144 pages, 8 plates with 16 colour photos; 103 b/w photos and b/w illustrations
According to Egyptian mythology, when the god Re cried, his tears turned into bees upon touching the ground. Beyond the realm of myth, the honey bee is a surprisingly common and significant motif in Egyptian history, playing a role in the mythology, medicine, art, and food of the ancient culture.
In The Tears of ReBeekeeping in Ancient Egypt, entomologist Gene Kritsky presents the first full-length discussion of the ways in which bees were a part of life in ancient Egypt, shedding light on one of the many mysteries of the ancient world. Kritsky delves into ancient Egypt's complex society, revealing that bees had a significant presence in everything from death rituals to trade. In fact, beekeeping was a state-controlled industry, and in certain instances honey could even be used to pay taxes! Honey was used both to sweeten foods and treat cuts, and was sometimes used as a tribute or offering. From the presence of bees in paintings and hieroglyphs in tombs to the use of beeswax in a variety of products, bees had a significant presence in ancient Egyptian culture.
Richly illustrated and engagingly written, The Tears of Re will appeal to anyone with a passion for beekeeping, Egypt, or the ancient world.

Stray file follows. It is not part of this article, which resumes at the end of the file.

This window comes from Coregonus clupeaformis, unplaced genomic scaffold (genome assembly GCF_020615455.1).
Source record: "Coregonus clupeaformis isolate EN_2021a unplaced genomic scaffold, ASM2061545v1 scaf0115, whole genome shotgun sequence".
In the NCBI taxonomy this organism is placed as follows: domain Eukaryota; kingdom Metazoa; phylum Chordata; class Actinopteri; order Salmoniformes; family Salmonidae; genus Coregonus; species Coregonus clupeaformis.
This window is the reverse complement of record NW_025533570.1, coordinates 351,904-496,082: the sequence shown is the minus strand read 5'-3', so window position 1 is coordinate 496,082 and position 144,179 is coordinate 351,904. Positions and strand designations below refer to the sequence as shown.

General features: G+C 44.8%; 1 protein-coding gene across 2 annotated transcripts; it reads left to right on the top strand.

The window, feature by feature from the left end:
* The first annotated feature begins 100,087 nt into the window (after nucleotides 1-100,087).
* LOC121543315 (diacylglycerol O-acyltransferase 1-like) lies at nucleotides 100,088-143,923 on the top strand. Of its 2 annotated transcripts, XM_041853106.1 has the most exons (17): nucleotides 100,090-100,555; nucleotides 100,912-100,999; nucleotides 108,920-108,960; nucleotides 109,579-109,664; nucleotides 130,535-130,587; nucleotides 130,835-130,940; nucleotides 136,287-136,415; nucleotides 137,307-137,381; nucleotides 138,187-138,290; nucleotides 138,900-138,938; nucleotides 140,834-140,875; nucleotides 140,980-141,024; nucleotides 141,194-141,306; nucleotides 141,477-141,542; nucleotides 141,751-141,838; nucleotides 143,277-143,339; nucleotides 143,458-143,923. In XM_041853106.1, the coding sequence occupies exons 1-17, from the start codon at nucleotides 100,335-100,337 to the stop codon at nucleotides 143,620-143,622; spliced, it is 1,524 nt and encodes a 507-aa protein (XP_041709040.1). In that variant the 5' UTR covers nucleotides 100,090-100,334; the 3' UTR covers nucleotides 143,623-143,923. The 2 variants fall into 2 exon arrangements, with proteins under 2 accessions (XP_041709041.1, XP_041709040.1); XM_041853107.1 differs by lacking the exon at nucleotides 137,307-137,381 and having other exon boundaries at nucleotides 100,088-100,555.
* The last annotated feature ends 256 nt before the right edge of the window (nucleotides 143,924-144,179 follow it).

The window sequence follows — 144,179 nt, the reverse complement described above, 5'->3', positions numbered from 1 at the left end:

1. Beekeeping Begins
2. The Delight of Re: Beekeeping During the Old Kingdom
3. Instability and Reunification: Beekeeping During the Middle Kingdom
4. The Age of Empire: Beekeeping During the New Kingdom
5. The Saite Period
6. The Greco-Roman Period
7. The Honey Bee Hieroglyph
8. The Administration and Economics of Egyptian Beekeeping
9. Bees and Food
10. Honey and Healing
11. Bees, Gods, and Feasts
12. The Magic of Beeswax
13. The Afterlife of Ancient Egyptian Beekeeping
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Gene Kritsky holds a PhD in Entomology and specialized in the history of biology. He was a Fulbright Scholar to Egypt in 1981-2, where he began his research in Egyptology. He has published several papers on Egyptian beekeeping, mythology, Egyptological history, and archaeology. Kritsky is now the Chair of Biology at Mount St. Joseph University.